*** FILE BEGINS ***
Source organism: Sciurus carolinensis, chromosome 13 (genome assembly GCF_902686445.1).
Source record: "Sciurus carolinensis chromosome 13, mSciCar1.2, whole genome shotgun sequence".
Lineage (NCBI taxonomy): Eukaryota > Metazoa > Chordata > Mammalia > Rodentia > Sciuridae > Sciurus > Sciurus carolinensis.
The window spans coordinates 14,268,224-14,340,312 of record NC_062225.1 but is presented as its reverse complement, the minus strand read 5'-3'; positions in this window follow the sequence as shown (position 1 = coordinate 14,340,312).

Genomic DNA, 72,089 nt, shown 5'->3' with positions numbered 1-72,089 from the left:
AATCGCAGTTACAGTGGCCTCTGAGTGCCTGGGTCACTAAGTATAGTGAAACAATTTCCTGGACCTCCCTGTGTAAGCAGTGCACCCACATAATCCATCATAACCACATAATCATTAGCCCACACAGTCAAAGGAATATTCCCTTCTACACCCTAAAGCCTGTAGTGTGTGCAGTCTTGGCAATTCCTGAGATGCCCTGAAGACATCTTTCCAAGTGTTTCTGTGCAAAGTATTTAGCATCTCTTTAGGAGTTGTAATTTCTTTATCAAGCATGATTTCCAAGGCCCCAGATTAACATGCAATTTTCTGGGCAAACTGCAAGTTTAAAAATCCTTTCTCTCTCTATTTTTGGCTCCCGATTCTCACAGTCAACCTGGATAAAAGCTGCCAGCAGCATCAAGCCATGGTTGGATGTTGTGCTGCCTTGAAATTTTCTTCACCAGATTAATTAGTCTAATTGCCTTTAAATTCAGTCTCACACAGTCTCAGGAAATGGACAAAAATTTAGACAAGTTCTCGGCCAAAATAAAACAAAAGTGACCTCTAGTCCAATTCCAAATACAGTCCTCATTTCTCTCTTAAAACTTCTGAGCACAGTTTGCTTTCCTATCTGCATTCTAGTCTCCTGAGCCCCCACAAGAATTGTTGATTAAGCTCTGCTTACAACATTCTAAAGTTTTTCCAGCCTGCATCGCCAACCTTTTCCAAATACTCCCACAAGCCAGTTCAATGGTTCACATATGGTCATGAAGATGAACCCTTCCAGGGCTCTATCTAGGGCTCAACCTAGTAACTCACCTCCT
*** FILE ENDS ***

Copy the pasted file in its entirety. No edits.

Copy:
Source organism: Sciurus carolinensis, chromosome 13 (genome assembly GCF_902686445.1).
Source record: "Sciurus carolinensis chromosome 13, mSciCar1.2, whole genome shotgun sequence".
Lineage (NCBI taxonomy): Eukaryota > Metazoa > Chordata > Mammalia > Rodentia > Sciuridae > Sciurus > Sciurus carolinensis.
The window spans coordinates 14,268,224-14,340,312 of record NC_062225.1 but is presented as its reverse complement, the minus strand read 5'-3'; positions in this window follow the sequence as shown (position 1 = coordinate 14,340,312).

Genomic DNA, 72,089 nt, shown 5'->3' with positions numbered 1-72,089 from the left:
AATCGCAGTTACAGTGGCCTCTGAGTGCCTGGGTCACTAAGTATAGTGAAACAATTTCCTGGACCTCCCTGTGTAAGCAGTGCACCCACATAATCCATCATAACCACATAATCATTAGCCCACACAGTCAAAGGAATATTCCCTTCTACACCCTAAAGCCTGTAGTGTGTGCAGTCTTGGCAATTCCTGAGATGCCCTGAAGACATCTTTCCAAGTGTTTCTGTGCAAAGTATTTAGCATCTCTTTAGGAGTTGTAATTTCTTTATCAAGCATGATTTCCAAGGCCCCAGATTAACATGCAATTTTCTGGGCAAACTGCAAGTTTAAAAATCCTTTCTCTCTCTATTTTTGGCTCCCGATTCTCACAGTCAACCTGGATAAAAGCTGCCAGCAGCATCAAGCCATGGTTGGATGTTGTGCTGCCTTGAAATTTTCTTCACCAGATTAATTAGTCTAATTGCCTTTAAATTCAGTCTCACACAGTCTCAGGAAATGGACAAAAATTTAGACAAGTTCTCGGCCAAAATAAAACAAAAGTGACCTCTAGTCCAATTCCAAATACAGTCCTCATTTCTCTCTTAAAACTTCTGAGCACAGTTTGCTTTCCTATCTGCATTCTAGTCTCCTGAGCCCCCACAAGAATTGTTGATTAAGCTCTGCTTACAACATTCTAAAGTTTTTCCAGCCTGCATCGCCAACCTTTTCCAAATACTCCCACAAGCCAGTTCAATGGTTCACATATGGTCATGAAGATGAACCCTTCCAGGGCTCTATCTAGGGCTCAACCTAGTAACTCACCTCCT